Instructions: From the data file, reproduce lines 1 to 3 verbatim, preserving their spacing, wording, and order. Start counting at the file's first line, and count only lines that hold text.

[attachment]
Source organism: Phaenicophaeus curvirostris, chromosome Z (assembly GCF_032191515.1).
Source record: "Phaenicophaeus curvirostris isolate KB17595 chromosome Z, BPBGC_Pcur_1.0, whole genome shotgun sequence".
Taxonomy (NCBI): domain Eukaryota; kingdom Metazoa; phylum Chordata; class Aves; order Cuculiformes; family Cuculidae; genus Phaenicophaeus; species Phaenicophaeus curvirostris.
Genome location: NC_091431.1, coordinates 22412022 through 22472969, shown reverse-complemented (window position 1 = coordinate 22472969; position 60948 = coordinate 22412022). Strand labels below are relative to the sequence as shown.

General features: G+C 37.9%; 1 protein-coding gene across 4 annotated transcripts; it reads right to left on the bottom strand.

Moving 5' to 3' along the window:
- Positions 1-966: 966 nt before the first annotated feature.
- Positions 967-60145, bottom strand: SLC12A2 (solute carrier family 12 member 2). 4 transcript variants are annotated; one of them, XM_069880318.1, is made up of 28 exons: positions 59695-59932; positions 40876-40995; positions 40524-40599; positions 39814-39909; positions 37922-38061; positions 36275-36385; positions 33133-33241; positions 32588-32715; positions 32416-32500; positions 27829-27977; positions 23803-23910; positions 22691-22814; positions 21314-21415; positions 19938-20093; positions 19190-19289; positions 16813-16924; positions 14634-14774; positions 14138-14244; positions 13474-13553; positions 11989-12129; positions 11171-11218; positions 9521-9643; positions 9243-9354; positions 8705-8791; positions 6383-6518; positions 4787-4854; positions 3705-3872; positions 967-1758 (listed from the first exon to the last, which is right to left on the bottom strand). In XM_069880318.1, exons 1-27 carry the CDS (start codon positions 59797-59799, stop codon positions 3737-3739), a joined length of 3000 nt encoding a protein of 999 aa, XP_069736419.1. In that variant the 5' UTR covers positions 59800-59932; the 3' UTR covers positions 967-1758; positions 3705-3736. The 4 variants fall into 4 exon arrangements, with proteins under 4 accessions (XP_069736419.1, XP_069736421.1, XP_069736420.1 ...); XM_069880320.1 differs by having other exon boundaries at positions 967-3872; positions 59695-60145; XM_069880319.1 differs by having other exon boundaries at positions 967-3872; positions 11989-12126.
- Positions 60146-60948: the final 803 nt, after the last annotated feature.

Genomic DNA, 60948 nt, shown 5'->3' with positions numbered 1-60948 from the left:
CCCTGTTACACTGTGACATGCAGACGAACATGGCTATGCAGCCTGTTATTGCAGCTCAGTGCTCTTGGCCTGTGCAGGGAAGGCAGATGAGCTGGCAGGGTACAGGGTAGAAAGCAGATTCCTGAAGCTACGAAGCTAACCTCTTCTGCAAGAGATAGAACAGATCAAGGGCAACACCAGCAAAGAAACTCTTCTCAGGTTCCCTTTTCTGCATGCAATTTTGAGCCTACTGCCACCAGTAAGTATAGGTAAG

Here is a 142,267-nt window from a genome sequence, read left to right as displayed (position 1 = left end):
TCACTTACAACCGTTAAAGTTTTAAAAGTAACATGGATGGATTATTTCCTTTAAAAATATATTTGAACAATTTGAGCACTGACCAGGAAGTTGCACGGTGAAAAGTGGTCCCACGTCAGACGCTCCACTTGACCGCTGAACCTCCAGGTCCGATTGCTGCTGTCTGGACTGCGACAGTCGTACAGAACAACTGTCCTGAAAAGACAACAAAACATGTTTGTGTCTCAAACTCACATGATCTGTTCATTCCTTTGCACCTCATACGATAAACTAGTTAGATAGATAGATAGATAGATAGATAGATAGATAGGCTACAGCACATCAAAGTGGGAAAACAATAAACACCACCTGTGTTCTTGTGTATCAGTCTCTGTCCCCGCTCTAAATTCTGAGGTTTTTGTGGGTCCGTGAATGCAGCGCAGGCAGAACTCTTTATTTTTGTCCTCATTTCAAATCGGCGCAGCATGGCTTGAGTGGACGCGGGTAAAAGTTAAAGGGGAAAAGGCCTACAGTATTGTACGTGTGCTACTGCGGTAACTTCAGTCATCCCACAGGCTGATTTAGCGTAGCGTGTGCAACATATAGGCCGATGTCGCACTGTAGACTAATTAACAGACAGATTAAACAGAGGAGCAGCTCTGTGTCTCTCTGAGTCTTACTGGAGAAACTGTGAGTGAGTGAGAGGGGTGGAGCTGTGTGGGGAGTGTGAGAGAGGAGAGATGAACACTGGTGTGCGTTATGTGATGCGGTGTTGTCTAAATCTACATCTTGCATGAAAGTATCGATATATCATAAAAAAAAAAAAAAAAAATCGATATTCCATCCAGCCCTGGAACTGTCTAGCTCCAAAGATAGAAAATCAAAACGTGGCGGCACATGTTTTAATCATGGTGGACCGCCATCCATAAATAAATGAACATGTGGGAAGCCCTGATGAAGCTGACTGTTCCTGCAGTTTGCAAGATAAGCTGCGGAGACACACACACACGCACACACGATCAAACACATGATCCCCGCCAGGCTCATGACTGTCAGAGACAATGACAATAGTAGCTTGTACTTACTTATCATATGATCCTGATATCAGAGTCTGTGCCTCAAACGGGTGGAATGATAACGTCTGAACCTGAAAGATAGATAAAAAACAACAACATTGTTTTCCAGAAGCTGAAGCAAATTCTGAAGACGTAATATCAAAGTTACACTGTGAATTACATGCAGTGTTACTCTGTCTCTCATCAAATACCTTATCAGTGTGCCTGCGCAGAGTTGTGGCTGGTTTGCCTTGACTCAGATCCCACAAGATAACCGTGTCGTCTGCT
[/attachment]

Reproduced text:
Source organism: Phaenicophaeus curvirostris, chromosome Z (assembly GCF_032191515.1).
Source record: "Phaenicophaeus curvirostris isolate KB17595 chromosome Z, BPBGC_Pcur_1.0, whole genome shotgun sequence".
Taxonomy (NCBI): domain Eukaryota; kingdom Metazoa; phylum Chordata; class Aves; order Cuculiformes; family Cuculidae; genus Phaenicophaeus; species Phaenicophaeus curvirostris.